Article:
Additionally, an APRA-regulated entity must perform a comprehensive risk assessment before offering a substantial service to another party. This assessment ensures that the APRA-regulated entity can continue to meet its prudential obligations even after entering into the arrangement. APRA retains the authority to request the APRA-regulated entity to review and bolster internal controls or processes if it perceives heightened prudential risks in such situations.

  • Operational Risk Controls

An APRA-regulated entity is required to formulate, implement, and firmly integrate internal controls aimed at mitigating operational risks in alignment with its risk tolerance and compliance obligations.

Additionally, the entity must regularly oversee, assess, and evaluate these controls to determine their efficacy in design and operation. The frequency of these evaluations should correspond to the significance of the risks they are meant to mitigate. The findings from these assessments must be communicated to senior management, and any deficiencies or gaps within the control framework must be promptly addressed.

Furthermore, the APRA-regulated entity is obligated to rectify material weaknesses in its operational risk management, including issues such as control gaps, weaknesses, and failures. This remediation process should be underpinned by clearly defined responsibilities and assurance mechanisms and must address the fundamental causes of these deficiencies in a timely manner. Until such matters have been effectively resolved, identified control gaps, weaknesses, and failures must remain a part of the entity’s operational risk profile.

  • Operational Risk Incidents

An APRA-regulated entity is obligated to promptly identify, escalate, document, and address operational risk incidents and near misses. These incidents and near misses must be considered in a timely manner when evaluating the entity’s operational risk profile and the effectiveness of its controls.

Additionally, in the event that the entity becomes aware of an operational risk incident with a deemed potential for substantial financial impact or one that could significantly affect the entity’s ability to sustain its critical operations, it must notify APRA as swiftly as possible, within a maximum of 72 hours.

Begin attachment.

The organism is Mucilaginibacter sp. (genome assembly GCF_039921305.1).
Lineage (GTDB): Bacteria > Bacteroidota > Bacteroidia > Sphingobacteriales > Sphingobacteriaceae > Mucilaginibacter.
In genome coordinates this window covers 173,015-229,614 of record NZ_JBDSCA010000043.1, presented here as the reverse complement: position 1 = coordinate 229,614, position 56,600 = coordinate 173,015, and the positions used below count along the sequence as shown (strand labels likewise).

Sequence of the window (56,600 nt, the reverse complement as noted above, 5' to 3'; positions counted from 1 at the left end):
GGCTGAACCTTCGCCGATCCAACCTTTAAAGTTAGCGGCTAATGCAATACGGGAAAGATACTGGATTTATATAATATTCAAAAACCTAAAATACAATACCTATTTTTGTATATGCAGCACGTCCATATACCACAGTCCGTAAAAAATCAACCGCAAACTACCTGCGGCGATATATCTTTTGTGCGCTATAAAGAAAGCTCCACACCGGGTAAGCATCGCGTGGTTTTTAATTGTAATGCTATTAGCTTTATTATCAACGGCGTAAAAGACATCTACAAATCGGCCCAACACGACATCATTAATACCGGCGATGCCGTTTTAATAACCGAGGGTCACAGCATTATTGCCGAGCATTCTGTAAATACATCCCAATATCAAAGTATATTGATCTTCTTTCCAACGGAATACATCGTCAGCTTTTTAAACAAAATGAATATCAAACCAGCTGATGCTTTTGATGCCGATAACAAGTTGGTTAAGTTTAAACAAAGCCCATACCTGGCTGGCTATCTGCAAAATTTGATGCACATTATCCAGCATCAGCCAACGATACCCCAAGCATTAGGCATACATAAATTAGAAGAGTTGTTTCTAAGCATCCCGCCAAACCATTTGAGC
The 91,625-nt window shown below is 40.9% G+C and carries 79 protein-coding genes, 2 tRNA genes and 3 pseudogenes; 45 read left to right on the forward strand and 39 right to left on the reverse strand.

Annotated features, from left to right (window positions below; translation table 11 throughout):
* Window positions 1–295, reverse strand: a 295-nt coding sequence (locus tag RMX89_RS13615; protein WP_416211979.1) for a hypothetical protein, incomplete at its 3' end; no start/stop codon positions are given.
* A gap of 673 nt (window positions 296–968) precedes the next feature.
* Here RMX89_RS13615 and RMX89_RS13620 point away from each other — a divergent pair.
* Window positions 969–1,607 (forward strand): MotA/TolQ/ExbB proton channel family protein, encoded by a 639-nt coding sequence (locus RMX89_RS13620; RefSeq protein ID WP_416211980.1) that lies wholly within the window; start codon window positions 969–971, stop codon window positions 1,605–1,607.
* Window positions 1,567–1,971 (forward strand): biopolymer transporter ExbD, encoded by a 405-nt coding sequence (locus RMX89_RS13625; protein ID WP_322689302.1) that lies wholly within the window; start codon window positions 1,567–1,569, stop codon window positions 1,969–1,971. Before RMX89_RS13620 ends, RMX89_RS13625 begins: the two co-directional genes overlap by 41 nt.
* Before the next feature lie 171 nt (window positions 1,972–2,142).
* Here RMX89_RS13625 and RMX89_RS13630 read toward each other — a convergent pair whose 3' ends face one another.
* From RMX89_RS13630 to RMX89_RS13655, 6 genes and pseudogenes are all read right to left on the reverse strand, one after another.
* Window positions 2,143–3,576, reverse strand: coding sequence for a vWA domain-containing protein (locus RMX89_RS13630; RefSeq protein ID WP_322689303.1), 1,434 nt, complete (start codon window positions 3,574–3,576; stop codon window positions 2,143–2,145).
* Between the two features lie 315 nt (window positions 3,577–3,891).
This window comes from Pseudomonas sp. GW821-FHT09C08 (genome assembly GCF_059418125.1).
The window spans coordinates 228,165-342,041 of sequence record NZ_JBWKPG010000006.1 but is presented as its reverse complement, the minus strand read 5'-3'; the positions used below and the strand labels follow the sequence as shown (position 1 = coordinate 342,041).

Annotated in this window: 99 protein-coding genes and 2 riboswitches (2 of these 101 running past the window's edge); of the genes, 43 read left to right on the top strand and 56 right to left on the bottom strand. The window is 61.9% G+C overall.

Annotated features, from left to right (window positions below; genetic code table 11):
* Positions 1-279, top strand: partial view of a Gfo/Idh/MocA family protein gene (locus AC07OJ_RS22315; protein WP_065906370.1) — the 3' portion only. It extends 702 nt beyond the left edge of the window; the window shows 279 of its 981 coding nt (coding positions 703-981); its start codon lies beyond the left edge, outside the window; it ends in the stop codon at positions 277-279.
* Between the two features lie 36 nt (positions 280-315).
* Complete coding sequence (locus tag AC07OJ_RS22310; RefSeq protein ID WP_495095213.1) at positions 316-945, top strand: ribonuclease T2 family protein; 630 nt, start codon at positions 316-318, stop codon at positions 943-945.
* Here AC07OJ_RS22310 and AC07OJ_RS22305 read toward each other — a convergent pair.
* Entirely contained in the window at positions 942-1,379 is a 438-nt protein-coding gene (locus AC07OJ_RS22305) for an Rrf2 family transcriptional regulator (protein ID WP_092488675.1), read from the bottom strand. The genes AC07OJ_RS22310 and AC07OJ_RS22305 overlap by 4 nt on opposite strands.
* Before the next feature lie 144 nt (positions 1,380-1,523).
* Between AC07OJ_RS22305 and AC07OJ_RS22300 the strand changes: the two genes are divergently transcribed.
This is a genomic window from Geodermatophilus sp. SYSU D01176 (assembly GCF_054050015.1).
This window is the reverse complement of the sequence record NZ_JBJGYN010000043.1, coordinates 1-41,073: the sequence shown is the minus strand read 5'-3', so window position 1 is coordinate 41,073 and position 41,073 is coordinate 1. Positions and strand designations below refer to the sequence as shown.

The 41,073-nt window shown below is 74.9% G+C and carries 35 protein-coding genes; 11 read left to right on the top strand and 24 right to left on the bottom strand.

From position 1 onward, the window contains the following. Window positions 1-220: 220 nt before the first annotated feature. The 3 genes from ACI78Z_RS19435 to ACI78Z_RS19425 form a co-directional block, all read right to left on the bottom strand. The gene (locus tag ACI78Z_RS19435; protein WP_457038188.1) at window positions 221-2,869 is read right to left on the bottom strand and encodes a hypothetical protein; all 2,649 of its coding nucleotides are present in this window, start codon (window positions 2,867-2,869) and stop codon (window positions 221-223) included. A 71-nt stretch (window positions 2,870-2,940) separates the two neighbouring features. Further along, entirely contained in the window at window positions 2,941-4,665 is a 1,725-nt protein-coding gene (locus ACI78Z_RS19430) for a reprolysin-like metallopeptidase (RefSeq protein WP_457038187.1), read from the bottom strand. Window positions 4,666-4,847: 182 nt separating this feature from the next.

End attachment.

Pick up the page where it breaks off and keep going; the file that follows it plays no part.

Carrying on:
2. Business Continuity Plan

An APRA-regulated entity is required to:
Clearly define, identify, and keep a record of its critical operations. (b) Implement reasonable measures to reduce the chances and consequences of disruptions to these critical operations. (c) Uphold a reliable Business Continuity Plan (BCP) that outlines the strategy for sustaining critical operations within predefined tolerance levels during disruptions. This includes disaster recovery planning for essential information assets. (d) Activate its BCP when necessary in the event of a disruption. (e) Swiftly return to standard operations once the disruption has concluded.

  • Critical Operations & tolerance levels

Critical operations encompass processes carried out by an APRA-regulated entity or its service provider. These operations, if disrupted beyond predefined tolerance levels, would result in a significant adverse impact on depositors, policyholders, beneficiaries, customers, or the entity’s role within the financial system. At a minimum, the following business functions must be classified as critical operations, unless a valid justification is provided: payments, deposit-taking, management, custody, settlements, clearing (for authorized deposit-taking institutions), claims processing (for insurers), investment management, fund administration (for registrable superannuation entity licensees), and customer inquiries, including the supporting systems and infrastructure (for all APRA-regulated entities). APRA retains the authority to mandate the classification of a business operation as critical. Each critical operation necessitates the establishment of tolerance levels, defining the maximum allowable disruption duration, data loss extent, and minimum service levels during alternative arrangements. APRA may require periodic reviews and adjustments to tolerance levels for critical operations and may also impose tolerance levels where heightened risks or material weaknesses are identified.